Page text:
It took a while to get to David Arnold. When I started Pass Me On it was a response, in part, to putting in requests to PRs and then them humming and hahing before deciding that because I wasn’t GQ there was no chance. ‘Fuck you PRs’ I thought. I’ll do it on my own by getting personal introductions to people, thus eliminating the middle man, ie you. Without the help of a PR, it’s been so much easier. It only took me four months to pin down David Arnold for an interview. Sure there was this little project he had going on, something about closing ceremonies for the Olympics and Paralympics. He had to get them out of the way first. Oh sure, I thought, we’ve all got work to do right? He’ll be able to find 15 minutes to talk to me. We all say we’re busy don’t we?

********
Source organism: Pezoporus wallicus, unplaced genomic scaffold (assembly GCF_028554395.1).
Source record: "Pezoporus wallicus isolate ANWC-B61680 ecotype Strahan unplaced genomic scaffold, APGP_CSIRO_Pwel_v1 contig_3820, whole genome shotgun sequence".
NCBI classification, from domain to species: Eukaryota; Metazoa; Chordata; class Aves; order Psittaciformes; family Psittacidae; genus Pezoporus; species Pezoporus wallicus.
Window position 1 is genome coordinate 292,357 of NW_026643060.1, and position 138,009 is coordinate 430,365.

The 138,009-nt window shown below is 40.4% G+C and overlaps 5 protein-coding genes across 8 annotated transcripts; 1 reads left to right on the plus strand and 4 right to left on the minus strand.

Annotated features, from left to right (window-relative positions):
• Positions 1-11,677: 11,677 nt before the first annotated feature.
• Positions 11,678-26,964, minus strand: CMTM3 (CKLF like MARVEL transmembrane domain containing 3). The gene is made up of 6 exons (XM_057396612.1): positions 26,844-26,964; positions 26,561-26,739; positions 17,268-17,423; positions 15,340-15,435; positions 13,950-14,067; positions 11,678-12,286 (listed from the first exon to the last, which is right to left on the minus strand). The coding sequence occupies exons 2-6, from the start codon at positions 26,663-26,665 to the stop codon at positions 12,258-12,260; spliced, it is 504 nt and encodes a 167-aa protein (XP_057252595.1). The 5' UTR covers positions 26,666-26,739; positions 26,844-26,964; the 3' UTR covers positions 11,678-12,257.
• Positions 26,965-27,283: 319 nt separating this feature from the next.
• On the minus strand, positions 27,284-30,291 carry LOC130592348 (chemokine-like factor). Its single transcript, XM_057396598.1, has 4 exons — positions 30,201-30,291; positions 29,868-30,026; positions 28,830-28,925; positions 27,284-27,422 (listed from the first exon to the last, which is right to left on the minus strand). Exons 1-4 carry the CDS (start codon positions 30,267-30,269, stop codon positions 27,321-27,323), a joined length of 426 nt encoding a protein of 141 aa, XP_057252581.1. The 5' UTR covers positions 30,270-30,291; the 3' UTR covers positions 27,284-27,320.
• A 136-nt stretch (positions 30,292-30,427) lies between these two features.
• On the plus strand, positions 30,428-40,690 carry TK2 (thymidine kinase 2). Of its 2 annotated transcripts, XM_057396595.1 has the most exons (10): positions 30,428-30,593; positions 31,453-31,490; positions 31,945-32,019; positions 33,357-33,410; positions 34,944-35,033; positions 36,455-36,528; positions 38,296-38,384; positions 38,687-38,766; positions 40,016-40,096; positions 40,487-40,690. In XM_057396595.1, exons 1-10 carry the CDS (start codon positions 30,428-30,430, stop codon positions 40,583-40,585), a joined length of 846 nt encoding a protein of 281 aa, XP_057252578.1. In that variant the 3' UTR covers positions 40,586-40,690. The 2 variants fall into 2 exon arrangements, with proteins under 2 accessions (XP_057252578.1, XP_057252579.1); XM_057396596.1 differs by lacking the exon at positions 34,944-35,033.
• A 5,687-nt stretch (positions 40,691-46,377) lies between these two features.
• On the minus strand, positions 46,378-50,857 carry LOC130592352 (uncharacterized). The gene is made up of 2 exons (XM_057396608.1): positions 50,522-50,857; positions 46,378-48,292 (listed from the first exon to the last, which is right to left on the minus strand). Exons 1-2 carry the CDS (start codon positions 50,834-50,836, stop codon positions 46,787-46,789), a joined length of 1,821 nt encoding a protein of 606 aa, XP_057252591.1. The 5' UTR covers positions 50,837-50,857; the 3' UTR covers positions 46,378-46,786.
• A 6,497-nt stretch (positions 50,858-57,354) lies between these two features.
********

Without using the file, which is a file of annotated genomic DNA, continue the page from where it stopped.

I've changed the format of Pass Me On this time around. The interviews always ended up being longer than 15 minutes and a friend advised that the Q&A format of the writing wasn't a great showcase for my feature writing skills. Q&A was initially attractive because I liked the raw, uncensored nature of it. When you read an interview in a magazine, to a certain extent you're being advised on what the interviewee is like because of the impression the interviewer is getting. With Q&A the reader can make their own mind up. The flip side of that is, although eavesdropping can be fun sometimes if the conversation is juicy enough, it can get boring if you're not interested in what those two people are talking about. When you lay it out like a feature, you're trying to find things in the transcript that are interesting to everyone. Make your own minds up about whether I was successful here.